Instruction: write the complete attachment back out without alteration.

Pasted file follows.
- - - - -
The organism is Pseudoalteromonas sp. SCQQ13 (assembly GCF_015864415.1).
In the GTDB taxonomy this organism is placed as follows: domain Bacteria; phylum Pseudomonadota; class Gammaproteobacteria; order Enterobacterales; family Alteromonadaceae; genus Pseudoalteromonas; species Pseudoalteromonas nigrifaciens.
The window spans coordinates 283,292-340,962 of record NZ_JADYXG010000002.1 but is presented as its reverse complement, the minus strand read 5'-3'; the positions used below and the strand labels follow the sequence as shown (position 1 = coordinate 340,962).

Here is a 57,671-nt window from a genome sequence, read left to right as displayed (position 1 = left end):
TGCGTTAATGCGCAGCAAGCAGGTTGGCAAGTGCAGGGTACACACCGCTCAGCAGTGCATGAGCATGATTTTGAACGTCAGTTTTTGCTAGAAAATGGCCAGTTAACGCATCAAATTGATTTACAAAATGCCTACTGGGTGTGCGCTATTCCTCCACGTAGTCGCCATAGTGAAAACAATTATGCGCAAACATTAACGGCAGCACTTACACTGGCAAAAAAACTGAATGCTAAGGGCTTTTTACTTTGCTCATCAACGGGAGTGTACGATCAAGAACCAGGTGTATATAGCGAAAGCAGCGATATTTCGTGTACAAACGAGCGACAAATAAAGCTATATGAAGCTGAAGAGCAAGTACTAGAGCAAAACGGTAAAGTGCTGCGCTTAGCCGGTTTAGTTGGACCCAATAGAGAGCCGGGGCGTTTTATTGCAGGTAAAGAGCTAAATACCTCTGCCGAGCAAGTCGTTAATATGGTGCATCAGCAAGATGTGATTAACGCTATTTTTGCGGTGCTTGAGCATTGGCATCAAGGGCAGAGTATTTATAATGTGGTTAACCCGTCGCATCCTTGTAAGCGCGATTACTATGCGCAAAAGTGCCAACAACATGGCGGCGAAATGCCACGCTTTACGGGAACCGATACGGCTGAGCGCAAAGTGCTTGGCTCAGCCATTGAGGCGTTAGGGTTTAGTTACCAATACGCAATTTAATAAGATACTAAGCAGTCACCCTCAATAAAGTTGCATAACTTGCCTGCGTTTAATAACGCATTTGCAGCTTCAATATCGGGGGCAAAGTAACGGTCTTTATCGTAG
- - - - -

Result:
The organism is Pseudoalteromonas sp. SCQQ13 (assembly GCF_015864415.1).
In the GTDB taxonomy this organism is placed as follows: domain Bacteria; phylum Pseudomonadota; class Gammaproteobacteria; order Enterobacterales; family Alteromonadaceae; genus Pseudoalteromonas; species Pseudoalteromonas nigrifaciens.
The window spans coordinates 283,292-340,962 of record NZ_JADYXG010000002.1 but is presented as its reverse complement, the minus strand read 5'-3'; the positions used below and the strand labels follow the sequence as shown (position 1 = coordinate 340,962).

Here is a 57,671-nt window from a genome sequence, read left to right as displayed (position 1 = left end):
TGCGTTAATGCGCAGCAAGCAGGTTGGCAAGTGCAGGGTACACACCGCTCAGCAGTGCATGAGCATGATTTTGAACGTCAGTTTTTGCTAGAAAATGGCCAGTTAACGCATCAAATTGATTTACAAAATGCCTACTGGGTGTGCGCTATTCCTCCACGTAGTCGCCATAGTGAAAACAATTATGCGCAAACATTAACGGCAGCACTTACACTGGCAAAAAAACTGAATGCTAAGGGCTTTTTACTTTGCTCATCAACGGGAGTGTACGATCAAGAACCAGGTGTATATAGCGAAAGCAGCGATATTTCGTGTACAAACGAGCGACAAATAAAGCTATATGAAGCTGAAGAGCAAGTACTAGAGCAAAACGGTAAAGTGCTGCGCTTAGCCGGTTTAGTTGGACCCAATAGAGAGCCGGGGCGTTTTATTGCAGGTAAAGAGCTAAATACCTCTGCCGAGCAAGTCGTTAATATGGTGCATCAGCAAGATGTGATTAACGCTATTTTTGCGGTGCTTGAGCATTGGCATCAAGGGCAGAGTATTTATAATGTGGTTAACCCGTCGCATCCTTGTAAGCGCGATTACTATGCGCAAAAGTGCCAACAACATGGCGGCGAAATGCCACGCTTTACGGGAACCGATACGGCTGAGCGCAAAGTGCTTGGCTCAGCCATTGAGGCGTTAGGGTTTAGTTACCAATACGCAATTTAATAAGATACTAAGCAGTCACCCTCAATAAAGTTGCATAACTTGCCTGCGTTTAATAACGCATTTGCAGCTTCAATATCGGGGGCAAAGTAACGGTCTTTATCGTAG